When Google+ launched in 2011 it turned out to be a damp squib. It was described by many as the party that nobody came to and came in for a lot of criticism. However, 2 years on and perhaps it’s fairer to say that G+ wasn’t a failure at all. It was just a little slow off the blocks.
Now that there’s a party that we can all join, how can employers take advantage of the functionality to build brand and community? How can we use the rather nifty functionality to take advantage of what could be the most powerful tool in your armoury for having conversations with the people you need.
The answer’s quite complex and certainly more than we could cover in a single blog. So, we’re tackling this in a five parts. Each week we’ll cover some of the individual features that G+ offers its members and look at how others have successfully used the site to their advantage.
But is it really a party that we want to be at? Is the kitchen full of interesting people or should we come back a bit later when more people have arrived? After all, a social network isn’t very social if nobody’s using it, is it? We’ll, something that might surprise most of you is that G+ is actually the second largest social network, behind only Facebook.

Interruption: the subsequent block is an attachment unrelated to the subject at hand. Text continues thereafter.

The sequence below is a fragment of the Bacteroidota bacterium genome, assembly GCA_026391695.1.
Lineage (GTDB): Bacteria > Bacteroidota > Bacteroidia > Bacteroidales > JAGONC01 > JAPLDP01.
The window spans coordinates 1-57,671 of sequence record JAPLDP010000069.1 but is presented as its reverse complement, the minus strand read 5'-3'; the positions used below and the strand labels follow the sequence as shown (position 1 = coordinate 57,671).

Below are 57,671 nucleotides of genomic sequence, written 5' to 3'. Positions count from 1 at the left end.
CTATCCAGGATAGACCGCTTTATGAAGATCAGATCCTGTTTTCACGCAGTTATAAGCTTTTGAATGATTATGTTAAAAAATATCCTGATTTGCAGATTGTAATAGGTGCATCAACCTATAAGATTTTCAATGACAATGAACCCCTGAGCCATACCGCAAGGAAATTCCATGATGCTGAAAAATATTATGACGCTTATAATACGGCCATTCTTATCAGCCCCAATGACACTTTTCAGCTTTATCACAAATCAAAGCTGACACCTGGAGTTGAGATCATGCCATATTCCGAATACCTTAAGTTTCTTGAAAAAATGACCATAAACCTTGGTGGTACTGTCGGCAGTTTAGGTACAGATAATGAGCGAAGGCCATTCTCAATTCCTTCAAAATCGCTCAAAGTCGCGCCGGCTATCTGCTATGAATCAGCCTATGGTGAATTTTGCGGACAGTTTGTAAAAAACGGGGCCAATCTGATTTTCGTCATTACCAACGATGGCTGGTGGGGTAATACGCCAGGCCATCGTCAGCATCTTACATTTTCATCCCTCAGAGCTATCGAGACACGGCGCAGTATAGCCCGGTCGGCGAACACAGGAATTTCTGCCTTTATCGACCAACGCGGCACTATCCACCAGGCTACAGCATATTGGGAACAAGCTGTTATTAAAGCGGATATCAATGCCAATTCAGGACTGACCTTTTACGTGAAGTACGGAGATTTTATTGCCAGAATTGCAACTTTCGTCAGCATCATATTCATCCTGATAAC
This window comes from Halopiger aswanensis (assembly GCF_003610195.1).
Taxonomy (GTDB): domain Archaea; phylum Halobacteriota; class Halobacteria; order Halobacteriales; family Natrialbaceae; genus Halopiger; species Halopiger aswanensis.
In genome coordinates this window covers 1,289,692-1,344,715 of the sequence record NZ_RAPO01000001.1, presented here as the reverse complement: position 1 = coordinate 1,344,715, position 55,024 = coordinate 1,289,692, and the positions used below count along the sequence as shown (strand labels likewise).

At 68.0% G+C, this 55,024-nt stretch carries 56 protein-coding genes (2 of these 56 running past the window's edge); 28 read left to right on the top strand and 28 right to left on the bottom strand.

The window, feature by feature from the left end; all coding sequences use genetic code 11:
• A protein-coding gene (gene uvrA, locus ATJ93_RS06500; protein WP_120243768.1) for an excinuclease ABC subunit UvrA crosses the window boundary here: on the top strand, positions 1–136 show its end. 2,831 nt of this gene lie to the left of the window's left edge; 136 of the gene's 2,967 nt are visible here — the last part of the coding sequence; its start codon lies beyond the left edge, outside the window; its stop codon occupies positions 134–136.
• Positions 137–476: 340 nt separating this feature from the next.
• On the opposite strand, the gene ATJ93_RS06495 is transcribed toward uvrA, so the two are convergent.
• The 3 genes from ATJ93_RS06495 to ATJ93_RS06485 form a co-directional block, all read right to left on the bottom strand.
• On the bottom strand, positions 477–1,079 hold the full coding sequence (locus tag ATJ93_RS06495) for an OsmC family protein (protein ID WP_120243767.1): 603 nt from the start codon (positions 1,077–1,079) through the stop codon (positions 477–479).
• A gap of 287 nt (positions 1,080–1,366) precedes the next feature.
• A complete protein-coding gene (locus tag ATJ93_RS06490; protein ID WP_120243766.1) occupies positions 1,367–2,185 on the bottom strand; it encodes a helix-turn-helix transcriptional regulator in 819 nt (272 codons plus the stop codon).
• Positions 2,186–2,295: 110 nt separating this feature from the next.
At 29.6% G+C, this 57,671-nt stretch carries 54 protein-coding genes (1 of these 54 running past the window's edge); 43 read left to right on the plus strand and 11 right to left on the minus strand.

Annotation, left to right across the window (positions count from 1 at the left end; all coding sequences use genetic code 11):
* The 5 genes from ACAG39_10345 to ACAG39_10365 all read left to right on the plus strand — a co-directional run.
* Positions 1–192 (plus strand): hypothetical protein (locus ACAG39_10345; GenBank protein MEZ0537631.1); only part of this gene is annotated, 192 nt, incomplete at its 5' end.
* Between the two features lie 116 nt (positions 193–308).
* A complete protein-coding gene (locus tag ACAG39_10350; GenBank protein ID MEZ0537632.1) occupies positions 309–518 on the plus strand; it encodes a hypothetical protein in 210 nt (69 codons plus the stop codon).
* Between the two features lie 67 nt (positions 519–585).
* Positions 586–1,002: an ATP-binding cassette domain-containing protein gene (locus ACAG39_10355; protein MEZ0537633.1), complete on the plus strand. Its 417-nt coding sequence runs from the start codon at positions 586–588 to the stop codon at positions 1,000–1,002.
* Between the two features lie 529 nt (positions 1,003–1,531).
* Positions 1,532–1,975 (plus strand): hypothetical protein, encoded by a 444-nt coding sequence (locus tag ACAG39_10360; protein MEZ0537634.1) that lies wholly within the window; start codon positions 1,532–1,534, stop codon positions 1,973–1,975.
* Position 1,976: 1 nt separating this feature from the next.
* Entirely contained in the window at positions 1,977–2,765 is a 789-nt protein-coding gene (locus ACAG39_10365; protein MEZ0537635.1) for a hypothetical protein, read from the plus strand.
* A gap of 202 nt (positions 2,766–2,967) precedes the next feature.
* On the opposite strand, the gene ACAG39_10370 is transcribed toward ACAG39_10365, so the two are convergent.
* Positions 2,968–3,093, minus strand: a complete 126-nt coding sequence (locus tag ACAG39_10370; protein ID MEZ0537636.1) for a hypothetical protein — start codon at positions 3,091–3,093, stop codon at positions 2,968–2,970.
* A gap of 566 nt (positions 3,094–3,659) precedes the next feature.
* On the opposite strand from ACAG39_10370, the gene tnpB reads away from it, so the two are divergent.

In May 2013 it had 343 million active users. This means that people were regularly sharing content with the public, their circles and updating their profiles. That’s a 33% increase from the same point last year meaning that it’s outpaced Twitter for growth.
What’s even more interesting is the fact that this growth only looks set to increase. As this research from searchmetrics shows, by 2016 G+ could well take its place as the most popular social network.
It’s hardly surprising when you think about it. It’s free, clean and streamlined. Not to mention the unique features it offers its users and the fact that one password gives you access to all of Google.
If you have never been on G+, I’d suggest taking a few minutes to activate your profile. You don’t need to set up loads of new information – if you use YouTube, Google Maps, Gmail, Google Drive, Google Docs or any of the Google suite, then you simply need to enter the same username and password.
We’re not saying G+ is the be-all and end-all. There’ll always be a time and a place for Facebook, Twitter and LinkedIn. But G+ sits in nicely in it’s own niche:
G+ is where you speak with people that you’d like to know.
Next week we’ll talk to you about Google Circles. We’ll explore what they are, how they’re used and what you can be doing to build individual talent communities that are united by the same passions and interests.